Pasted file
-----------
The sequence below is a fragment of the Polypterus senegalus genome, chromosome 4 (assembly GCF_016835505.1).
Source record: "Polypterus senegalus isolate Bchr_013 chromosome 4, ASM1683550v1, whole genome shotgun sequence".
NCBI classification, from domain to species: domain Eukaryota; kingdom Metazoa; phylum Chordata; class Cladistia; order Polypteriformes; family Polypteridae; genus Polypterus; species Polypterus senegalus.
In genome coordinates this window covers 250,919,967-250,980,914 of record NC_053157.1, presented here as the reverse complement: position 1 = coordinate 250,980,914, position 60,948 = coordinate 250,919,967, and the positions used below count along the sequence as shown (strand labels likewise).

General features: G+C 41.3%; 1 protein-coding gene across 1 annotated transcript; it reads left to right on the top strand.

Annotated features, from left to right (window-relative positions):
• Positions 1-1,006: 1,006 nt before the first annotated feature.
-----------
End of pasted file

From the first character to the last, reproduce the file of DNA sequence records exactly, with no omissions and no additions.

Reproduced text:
The sequence below is a fragment of the Polypterus senegalus genome, chromosome 4 (assembly GCF_016835505.1).
Source record: "Polypterus senegalus isolate Bchr_013 chromosome 4, ASM1683550v1, whole genome shotgun sequence".
NCBI classification, from domain to species: domain Eukaryota; kingdom Metazoa; phylum Chordata; class Cladistia; order Polypteriformes; family Polypteridae; genus Polypterus; species Polypterus senegalus.
In genome coordinates this window covers 250,919,967-250,980,914 of record NC_053157.1, presented here as the reverse complement: position 1 = coordinate 250,980,914, position 60,948 = coordinate 250,919,967, and the positions used below count along the sequence as shown (strand labels likewise).

General features: G+C 41.3%; 1 protein-coding gene across 1 annotated transcript; it reads left to right on the top strand.

Annotated features, from left to right (window-relative positions):
• Positions 1-1,006: 1,006 nt before the first annotated feature.